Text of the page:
For example, a study in the journal Addiction found that people who lived in long-term residential facilities for addiction tended to perform better in drug-use scores in follow-up surveys, compared to those who did not enter these facilities, and researchers suggest that improvements in housing and job skills were partially behind those gains. Since these addicts received complete care in their long-term facilities, they were able to manage their disease a bit better in the long term.

Limitations of the Model

Living in a long-term facility means leaving loved ones, work and beloved pets behind for a sustained period of time, and some people can’t seem to manage this idea. Long-term care facilities aren’t hospitals and the people who live there aren’t required to stay. Some people choose to drop out of the programs before they’ve completed them.

Difficulty Being Away from Families

A study in the journal Substance Abuse and Misuse found that many addicts who dropped out of treatment programs scored higher on scales of depression. It could be that their depression deepened while they were away from their families, and they chose to leave instead of sticking with their treatment.

Delay in Getting Treatment

A study in the journal Addiction found that some people experienced long delays between when they expressed a desire for treatment and when they entered that treatment program. In some parts of the country, it’s difficult to find open spaces in both short- and long-term facilities for addiction, and these delays can have serious consequences. In this study, people who endured treatment delays didn’t receive as much benefit from a long-term program as people who did not experience delays. It’s a serious issue.

Strict Rules

In addition, the rules in a long-term care facility can be quite restrictive. Changing these rules is not an option, either, and some people tend to simply resist the idea of bowing to authority. For people who know they will not be able to abide by a strict set of rules, no matter how much they might want to, it might be best to choose another form of care.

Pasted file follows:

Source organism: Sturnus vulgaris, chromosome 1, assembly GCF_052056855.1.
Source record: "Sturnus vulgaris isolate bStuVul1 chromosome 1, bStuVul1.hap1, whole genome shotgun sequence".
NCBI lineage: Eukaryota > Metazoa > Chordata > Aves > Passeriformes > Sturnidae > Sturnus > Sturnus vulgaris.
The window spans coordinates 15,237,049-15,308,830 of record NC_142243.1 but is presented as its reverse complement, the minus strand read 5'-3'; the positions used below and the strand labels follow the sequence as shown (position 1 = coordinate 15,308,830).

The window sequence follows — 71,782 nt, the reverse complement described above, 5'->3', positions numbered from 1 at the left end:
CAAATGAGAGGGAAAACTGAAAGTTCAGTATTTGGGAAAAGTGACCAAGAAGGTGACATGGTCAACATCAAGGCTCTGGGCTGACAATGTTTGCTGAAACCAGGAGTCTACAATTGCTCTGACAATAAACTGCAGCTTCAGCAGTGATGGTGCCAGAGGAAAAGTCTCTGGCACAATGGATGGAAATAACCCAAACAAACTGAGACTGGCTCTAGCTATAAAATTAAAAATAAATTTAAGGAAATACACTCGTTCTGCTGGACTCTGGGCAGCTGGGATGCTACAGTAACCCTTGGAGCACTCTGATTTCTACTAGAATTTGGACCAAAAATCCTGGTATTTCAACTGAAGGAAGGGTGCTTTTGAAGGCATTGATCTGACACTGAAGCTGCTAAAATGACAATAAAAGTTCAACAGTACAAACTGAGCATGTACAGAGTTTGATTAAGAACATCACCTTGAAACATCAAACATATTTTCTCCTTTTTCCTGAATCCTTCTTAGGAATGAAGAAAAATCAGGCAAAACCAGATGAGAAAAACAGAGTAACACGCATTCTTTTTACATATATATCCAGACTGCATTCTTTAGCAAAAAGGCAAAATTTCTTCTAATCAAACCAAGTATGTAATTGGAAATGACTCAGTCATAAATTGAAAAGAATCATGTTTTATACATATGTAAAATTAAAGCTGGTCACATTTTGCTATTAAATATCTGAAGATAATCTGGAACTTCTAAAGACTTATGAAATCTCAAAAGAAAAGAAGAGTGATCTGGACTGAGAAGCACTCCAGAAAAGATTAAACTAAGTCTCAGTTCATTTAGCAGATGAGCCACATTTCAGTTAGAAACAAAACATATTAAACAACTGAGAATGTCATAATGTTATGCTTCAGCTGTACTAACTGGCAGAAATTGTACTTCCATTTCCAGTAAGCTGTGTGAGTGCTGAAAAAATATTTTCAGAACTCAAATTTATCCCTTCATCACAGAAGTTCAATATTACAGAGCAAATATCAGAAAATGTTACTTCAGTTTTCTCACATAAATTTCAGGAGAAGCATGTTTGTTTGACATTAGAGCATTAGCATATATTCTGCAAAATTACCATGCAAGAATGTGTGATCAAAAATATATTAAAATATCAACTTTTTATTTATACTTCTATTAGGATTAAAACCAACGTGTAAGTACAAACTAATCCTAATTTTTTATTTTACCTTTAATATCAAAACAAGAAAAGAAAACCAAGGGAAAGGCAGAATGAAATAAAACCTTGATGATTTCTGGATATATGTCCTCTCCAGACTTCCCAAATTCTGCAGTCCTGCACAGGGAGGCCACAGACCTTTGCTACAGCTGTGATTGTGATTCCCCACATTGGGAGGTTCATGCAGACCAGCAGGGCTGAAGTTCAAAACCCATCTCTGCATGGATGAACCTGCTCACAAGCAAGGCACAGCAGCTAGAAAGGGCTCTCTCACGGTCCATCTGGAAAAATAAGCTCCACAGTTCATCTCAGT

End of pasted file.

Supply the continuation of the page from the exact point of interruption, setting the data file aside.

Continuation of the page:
Inspiring Changes

Some people are forced to enter a long-term residential program because they’ve faced criminal charges due to their addictions. They may not want to be in the programs, but they must stay there or face the prospect of jail.

A study published in the journal Criminal Justice and Behavior found that a desire to get help and a readiness to make the needed changes were closely associated with success when it comes to long-term treatment.
In other words, people really must want to change in order to connect with their peers and see a benefit from these programs. This is true whether or not the person is facing the prospect of criminal charges. In order to inspire these resistant people, therapists can turn to a tool called motivational interviewing. Underlying this model is the theory of stages of change.

According to the Substance Abuse and Mental Health Services Administration (SAMHSA), people walk through a series of predictable steps before they make meaningful changes in their life:

  • Step one: Avoidance
  • Step two: Contemplation
  • Step three: Preparation
  • Step four: Action
  • Step five: Maintenance

A therapist using motivational interviewing will determine where the addict is on this scale, and then use a form of questioning to try to push the addict to the next level. If the addict is preparing to change, but hasn’t yet committed to doing so, the therapist might ask, “What would happen if you, for one day, listened closely in your group meetings and tried to respond thoughtfully when you were talked to?”

The idea is to encourage the addict to take the model seriously, and gain the most benefit from the techniques provided. This may help some addicts see why a long-term facility is helpful, and some addicts may choose to stay in their long-term facilities as they work through this technique with their therapists.

Questions to Ask

According to SAMHSA, there are well over 11,000 treatment facilities for addiction in the United States. Some provide only short-term care, while many others provide care for longer periods of time. Choosing the right facility means asking questions. The addict will need to live in this facility, and be comfortable there, so it pays to do homework ahead of time.

Good questions to ask include:

  • What is the monthly fee?
  • Does this fee include food? Utilities?
  • Are there professional staff members on site? What are their qualifications?
  • What are the posted rules for the facility?
  • Are family visits allowed? Phone calls?
  • Can a work schedule be accommodated?
  • What if a relapse occurs?